Sacredness in the Ordinary
A devotional by Kay Pflueger
“For what does it profit a man to gain the whole world and forfeit his soul?”
– Mark 8:36 (ESV)
When you think of the word ‘ordinary’, what comes to mind?
Dull? Unpolished? Rough-hewn? The Dictionary by Merriam-Webster defines “ordinary” as “of common quality, rank, or ability.” Using that definition, it seems odd to think of finding something sacred in what is seen as ordinary. After all, if something is sacred, it is regarded with great respect and reverence and is often set apart.
How can something be sacred and ordinary at the same time? The terms seem to be incongruous. We can look at Jesus for an answer to this question. He was an ordinary man, born to humble human people but, yet He was God incarnate. He came to Earth in human form but was still God. Ordinary but sacred.
I live what I consider an ordinary life because I do not have a fancy car or live in a mansion. As I write this, I am sitting at a desk that I have had since my high school days. It has its share of dings and chipped paint but when I think of all the journal entries or school papers I have written and the Bible studies I have done while sitting here, I find a sacredness in its shape and form. A simple rocking chair that has been in my husband’s family for generations sits in the corner of my living room. I wonder how many babies have been rocked to sleep in that chair. How many lullabies have been sung or prayers whispered while sitting in that humble space?
Something as simple as the common table prayer “Come Lord Jesus” is made sacred when we truly invite Him to join us as a guest for the meal. As we ask Him to bless our time together, we bring an air of reverence to that time of fellowship. Brother Lawrence—a 17th century monk—wrote the following in a book titled, The Practice of the Presence of God: “Our sanctification does not depend on changing our works but in doing that for God’s sake that which we commonly do for our own.”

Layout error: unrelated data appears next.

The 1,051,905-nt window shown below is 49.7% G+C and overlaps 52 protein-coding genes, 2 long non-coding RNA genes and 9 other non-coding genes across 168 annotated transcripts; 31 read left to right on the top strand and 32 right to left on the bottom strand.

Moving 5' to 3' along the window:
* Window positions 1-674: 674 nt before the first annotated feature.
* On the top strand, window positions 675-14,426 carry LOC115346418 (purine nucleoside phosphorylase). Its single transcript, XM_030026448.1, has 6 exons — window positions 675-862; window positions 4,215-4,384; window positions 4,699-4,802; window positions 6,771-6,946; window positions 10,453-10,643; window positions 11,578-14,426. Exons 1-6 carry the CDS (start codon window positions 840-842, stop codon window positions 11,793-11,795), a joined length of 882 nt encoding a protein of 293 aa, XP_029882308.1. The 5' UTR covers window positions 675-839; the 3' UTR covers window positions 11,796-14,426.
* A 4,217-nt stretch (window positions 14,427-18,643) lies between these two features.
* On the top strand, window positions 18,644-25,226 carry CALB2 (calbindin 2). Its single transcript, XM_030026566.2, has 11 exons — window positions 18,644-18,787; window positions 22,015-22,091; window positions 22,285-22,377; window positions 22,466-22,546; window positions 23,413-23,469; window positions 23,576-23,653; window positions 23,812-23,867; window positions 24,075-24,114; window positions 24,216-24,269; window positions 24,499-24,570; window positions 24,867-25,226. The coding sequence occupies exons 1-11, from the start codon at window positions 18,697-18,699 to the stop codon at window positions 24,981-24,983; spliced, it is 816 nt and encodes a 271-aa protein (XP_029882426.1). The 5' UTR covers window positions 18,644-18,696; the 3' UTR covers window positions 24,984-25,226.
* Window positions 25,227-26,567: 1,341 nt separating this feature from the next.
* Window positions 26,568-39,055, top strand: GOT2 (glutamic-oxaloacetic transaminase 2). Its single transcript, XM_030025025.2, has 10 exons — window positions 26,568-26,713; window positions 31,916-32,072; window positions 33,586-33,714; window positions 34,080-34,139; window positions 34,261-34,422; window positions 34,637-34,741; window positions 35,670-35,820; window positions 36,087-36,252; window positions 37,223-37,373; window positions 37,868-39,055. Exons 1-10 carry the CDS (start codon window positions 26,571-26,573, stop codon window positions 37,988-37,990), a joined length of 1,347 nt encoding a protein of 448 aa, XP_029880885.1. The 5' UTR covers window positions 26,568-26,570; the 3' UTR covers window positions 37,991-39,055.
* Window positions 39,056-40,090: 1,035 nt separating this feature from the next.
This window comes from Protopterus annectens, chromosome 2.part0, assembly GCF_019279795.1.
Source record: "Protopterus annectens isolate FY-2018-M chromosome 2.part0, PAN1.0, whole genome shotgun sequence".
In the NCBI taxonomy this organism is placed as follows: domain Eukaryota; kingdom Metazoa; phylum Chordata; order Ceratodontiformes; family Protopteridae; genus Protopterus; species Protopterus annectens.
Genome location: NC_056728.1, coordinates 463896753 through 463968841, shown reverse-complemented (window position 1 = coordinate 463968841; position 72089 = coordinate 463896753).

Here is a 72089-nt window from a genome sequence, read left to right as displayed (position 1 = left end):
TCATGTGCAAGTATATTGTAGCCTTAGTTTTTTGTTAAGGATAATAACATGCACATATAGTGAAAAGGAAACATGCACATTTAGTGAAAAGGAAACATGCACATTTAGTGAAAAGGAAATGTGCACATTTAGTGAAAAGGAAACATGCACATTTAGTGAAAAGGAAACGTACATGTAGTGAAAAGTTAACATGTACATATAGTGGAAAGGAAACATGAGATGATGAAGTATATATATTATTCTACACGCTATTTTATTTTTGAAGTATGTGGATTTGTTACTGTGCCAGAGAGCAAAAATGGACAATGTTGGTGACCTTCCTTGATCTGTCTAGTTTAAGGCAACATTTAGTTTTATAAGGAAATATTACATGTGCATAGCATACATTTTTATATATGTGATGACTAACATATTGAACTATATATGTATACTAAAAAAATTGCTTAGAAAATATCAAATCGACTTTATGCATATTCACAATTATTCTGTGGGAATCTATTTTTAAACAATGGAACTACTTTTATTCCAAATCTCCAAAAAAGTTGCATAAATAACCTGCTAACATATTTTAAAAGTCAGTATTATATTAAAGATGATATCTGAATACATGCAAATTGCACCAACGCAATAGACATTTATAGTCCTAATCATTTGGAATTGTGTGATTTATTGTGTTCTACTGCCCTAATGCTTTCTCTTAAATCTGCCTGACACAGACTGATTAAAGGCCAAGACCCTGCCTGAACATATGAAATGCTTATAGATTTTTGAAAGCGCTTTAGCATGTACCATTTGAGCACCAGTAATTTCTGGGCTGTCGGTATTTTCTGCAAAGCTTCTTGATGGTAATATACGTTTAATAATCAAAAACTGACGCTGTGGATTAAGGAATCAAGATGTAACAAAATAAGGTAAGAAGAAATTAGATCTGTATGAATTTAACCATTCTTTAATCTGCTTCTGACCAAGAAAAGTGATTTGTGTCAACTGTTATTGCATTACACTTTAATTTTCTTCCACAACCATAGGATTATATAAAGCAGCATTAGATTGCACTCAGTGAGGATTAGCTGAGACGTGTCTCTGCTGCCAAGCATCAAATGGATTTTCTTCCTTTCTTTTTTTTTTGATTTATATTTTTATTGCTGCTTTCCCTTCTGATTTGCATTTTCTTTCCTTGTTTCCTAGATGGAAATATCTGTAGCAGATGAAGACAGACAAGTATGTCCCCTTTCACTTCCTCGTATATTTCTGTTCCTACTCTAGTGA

By inviting Jesus Christ to be a part of our ordinary lives, what we are doing changes from what is mundane to that which is beautiful … from that which is ordinary to the extraordinary, and it even moves it from the temporal to the sacred. It creates harmony between what may seem dull and unpolished with what is seen as sacred and revered. I believe when we view something as being sacred, we are creating a bond with the Lord and are inviting Him into that space.
We have heard it said that beauty is in the eye of the beholder. Where do you find beauty? Do you find it in the compilation of things and wealth—or are you able to find sacredness in the ordinary? What seemingly simple things can you view as precious? Is it possibly a cool breeze wafting in through an open window which makes us think of the breath of God? The aroma of a freshly baked loaf of bread which reminds of God’s daily provision? Or maybe it is in the beauty of a song of praise to God the Father?
The verse in Mark reminds us that by putting our hope in temporal things, we risk losing our soul. What is to be gained by the accumulation of possessions? Worshiping wealth and prestige places a label on those things as sacred when in reality they are fleeting. Money and power can be lost in an instant but a relationship with the Lord is eternal.
I encourage you today to look around you for sacredness in the ordinary.
You may just find beauty and sacredness in what someone else may see as normal. The holiness of God can be found even in the most humble of things.
Let’s Pray: Dear God, Open our eyes to the wonder of Your holiness. Just as Your words in Psalm 37:4 remind us to take delight in you, help us to find delight in the sacredness of the ordinary. Let us feel your presence in the routines of our day-to-day lives. Encourage us to find beauty in the humble. In your son Jesus Christ's holy and precious name, we lift this prayer to you. Amen.
Learning to read as a young child opened a world of adventure for Kay Pflueger. She came to realize that words can have a unique power and beauty.
Choosing to share those words in her devotional writings has become a joyful and rewarding experience for her. As a widow, she feels a special affinity towards those who are grieving or experiencing loss.
When she is not spending time with her married son and three grandchildren, she is either reading, cooking, writing, or working on pursuing her Copyediting Certification.
Kay is an avid baseball fan who looks forward every summer to following her favorite team, the Chicago Cubs.
Kay is an active member of Victory Lutheran Church in her hometown of San Diego California.
She enjoys writing devotions to be shared on her church’s website and personal social media.
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